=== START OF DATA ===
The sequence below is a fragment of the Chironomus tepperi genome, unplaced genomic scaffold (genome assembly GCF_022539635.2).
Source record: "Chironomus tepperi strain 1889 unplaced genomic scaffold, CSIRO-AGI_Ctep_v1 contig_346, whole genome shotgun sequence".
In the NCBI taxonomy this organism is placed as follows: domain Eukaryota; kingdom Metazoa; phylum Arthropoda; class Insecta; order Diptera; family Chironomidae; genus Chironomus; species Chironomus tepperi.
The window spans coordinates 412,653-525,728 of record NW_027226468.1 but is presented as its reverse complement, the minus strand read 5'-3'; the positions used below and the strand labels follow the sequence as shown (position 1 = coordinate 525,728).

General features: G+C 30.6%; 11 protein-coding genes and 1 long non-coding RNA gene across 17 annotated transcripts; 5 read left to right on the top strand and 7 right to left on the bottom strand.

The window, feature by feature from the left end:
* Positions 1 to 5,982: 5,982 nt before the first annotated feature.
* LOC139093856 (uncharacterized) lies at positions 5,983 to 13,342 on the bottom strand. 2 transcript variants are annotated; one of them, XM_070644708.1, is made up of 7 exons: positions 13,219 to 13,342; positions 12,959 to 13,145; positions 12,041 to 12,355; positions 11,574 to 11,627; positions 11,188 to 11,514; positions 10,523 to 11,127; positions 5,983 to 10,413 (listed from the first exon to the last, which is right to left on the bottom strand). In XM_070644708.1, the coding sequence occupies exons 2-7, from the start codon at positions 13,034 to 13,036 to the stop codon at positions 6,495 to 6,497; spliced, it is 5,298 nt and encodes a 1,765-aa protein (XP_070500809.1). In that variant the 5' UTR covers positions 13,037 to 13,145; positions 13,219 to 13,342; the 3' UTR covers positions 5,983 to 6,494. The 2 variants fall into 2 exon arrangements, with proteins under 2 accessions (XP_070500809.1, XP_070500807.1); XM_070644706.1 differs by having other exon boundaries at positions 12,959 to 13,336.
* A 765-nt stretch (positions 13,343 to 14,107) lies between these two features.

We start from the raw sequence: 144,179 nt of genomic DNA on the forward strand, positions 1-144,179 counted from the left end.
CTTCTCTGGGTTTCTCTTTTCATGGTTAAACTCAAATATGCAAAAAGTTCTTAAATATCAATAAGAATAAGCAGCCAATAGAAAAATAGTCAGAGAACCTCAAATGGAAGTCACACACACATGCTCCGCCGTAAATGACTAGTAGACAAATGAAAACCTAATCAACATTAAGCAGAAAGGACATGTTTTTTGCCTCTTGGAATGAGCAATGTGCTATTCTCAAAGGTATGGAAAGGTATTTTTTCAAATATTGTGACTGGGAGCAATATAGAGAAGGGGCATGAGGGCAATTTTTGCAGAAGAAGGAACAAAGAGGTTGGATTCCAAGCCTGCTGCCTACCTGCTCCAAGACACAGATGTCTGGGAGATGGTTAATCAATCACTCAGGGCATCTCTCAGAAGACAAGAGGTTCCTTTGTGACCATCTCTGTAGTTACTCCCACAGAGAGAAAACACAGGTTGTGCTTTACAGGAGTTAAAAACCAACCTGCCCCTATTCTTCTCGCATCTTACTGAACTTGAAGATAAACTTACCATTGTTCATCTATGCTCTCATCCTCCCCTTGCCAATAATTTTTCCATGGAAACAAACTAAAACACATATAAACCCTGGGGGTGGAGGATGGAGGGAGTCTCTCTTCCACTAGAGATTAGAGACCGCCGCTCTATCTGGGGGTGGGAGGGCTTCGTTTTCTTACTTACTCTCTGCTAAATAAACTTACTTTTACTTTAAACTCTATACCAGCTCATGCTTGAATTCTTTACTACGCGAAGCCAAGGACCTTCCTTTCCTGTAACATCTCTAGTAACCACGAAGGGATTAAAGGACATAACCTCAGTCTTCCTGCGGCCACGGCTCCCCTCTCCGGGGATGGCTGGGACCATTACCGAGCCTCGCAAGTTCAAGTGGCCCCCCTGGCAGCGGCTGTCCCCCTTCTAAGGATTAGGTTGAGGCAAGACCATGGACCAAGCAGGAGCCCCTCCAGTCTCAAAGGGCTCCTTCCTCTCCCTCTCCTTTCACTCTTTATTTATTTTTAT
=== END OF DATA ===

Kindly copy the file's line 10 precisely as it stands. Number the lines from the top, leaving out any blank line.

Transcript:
We start from the raw sequence: 144,179 nt of genomic DNA on the forward strand, positions 1-144,179 counted from the left end.